Men Invented ‘Likability.’ Guess Who Benefits.Roundup
tags: gender, politics, business history, womens history
Dr. Potter is a professor of history.
If the supposedly unlikable Hillary Clinton didn’t break the highest, hardest glass ceiling in 2016, she made enough cracks in it to encourage others to try again: Six women are competing for the Democratic nomination today. But guess what? We don’t seem to like them either.
As Elizabeth Warren, Kamala Harris, Amy Klobuchar and others jumped into the race, each seemed to affirm the new power of women in 2019, a power that was born when President Trump was sworn into office, exploded during #MeToo and came into its own during the 2018 midterms.
But no female candidate has yet led the polls. The men keep joining — Michael Bennet this week, Joe Biden the last — and keep garnering glowing press coverage. Although Mr. Biden fumbled two previous presidential bids, we are told he has “crossover appeal”; Bernie Sanders has been admired by this newspaper as “immune to intimidation”; and Pete Buttigieg, who would be the first openly gay man nominated for president, is “very authentic.” By contrast Ms. Harris is “hard to define”; Ms. Klobuchar is “mean”; and Ms. Warren is a “wonky professor” who — you guessed it — is “not likable enough.” Seeing comments like this, Mrs. Clinton said wryly in January, “really takes me back.”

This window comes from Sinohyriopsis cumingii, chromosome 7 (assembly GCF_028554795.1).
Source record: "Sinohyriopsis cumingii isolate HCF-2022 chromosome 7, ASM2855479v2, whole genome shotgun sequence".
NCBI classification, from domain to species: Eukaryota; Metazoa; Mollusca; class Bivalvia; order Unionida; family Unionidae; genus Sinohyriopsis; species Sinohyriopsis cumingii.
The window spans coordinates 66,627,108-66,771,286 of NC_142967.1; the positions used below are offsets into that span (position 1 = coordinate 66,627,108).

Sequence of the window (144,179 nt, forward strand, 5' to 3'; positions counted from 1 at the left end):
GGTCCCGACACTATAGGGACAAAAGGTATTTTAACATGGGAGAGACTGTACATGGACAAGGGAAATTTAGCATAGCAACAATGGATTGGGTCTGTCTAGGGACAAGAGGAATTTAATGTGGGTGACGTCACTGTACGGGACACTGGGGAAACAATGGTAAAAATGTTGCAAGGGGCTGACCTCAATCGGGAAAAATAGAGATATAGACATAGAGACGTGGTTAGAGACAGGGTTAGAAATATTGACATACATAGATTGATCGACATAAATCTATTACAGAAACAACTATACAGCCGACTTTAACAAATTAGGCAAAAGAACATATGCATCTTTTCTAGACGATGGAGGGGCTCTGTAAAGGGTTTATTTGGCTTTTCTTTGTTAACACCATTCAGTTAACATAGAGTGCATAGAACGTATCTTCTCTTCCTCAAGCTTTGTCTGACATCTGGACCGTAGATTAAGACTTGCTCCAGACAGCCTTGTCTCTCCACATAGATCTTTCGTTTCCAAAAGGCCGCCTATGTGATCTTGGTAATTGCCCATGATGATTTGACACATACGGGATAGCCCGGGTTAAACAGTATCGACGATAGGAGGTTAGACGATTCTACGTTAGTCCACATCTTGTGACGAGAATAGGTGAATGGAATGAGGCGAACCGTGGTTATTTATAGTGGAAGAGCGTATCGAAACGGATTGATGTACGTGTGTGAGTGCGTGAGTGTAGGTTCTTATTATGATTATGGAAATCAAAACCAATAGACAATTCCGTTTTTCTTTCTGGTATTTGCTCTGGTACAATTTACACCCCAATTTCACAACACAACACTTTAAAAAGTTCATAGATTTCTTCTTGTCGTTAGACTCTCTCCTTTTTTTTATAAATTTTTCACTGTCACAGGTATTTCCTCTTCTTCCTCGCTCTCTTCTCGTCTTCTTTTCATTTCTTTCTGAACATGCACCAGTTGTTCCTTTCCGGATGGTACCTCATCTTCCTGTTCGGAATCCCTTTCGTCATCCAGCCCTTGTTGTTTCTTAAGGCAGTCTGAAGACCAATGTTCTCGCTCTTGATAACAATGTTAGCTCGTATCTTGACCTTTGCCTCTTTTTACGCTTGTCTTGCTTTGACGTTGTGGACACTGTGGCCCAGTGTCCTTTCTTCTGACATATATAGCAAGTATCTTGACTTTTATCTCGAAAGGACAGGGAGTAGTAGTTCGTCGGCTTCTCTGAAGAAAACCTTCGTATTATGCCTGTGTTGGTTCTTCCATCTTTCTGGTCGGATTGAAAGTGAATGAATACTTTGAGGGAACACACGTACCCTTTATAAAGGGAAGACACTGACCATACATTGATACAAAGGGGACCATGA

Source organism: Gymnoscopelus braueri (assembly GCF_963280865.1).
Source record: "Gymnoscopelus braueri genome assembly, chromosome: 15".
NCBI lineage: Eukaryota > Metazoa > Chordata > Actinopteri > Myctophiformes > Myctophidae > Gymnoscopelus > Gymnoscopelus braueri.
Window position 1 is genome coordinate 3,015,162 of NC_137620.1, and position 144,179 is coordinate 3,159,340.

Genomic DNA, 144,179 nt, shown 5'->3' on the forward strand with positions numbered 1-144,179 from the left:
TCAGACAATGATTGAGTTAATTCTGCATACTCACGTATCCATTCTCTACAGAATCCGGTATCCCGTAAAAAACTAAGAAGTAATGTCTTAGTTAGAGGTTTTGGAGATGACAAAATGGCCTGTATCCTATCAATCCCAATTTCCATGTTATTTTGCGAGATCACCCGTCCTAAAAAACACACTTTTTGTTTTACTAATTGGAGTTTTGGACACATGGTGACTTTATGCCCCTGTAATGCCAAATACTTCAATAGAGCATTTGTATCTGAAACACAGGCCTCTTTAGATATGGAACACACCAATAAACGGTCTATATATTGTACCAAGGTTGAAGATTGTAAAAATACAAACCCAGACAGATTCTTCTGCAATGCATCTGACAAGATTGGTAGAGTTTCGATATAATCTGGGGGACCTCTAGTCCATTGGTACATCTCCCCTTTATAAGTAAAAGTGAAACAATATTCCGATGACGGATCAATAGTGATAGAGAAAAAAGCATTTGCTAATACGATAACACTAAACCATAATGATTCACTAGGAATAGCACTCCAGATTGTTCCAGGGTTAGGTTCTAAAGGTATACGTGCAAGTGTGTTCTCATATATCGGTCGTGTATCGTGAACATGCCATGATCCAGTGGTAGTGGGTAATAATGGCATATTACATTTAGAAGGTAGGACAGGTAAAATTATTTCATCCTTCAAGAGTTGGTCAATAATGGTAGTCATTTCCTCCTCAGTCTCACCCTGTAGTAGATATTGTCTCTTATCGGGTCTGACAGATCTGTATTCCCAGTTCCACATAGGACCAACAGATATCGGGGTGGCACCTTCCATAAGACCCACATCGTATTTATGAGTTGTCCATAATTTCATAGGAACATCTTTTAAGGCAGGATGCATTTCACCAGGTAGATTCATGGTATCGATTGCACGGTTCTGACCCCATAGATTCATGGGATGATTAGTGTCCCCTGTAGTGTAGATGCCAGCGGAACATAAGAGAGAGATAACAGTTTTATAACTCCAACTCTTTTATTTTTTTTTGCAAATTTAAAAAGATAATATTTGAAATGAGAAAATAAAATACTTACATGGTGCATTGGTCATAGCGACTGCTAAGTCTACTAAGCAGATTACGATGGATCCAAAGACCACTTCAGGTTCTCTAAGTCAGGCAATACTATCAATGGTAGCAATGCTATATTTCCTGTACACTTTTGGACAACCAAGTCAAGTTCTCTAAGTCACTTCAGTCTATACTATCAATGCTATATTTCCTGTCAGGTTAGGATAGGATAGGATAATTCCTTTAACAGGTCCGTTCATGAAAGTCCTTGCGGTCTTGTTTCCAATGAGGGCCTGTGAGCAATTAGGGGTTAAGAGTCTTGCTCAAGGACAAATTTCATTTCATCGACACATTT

Likability: It is nebulous, arbitrary and meaningless, yet inescapable — and female politicians seem to be particularly burdened with it even when they win and especially when they run for president.
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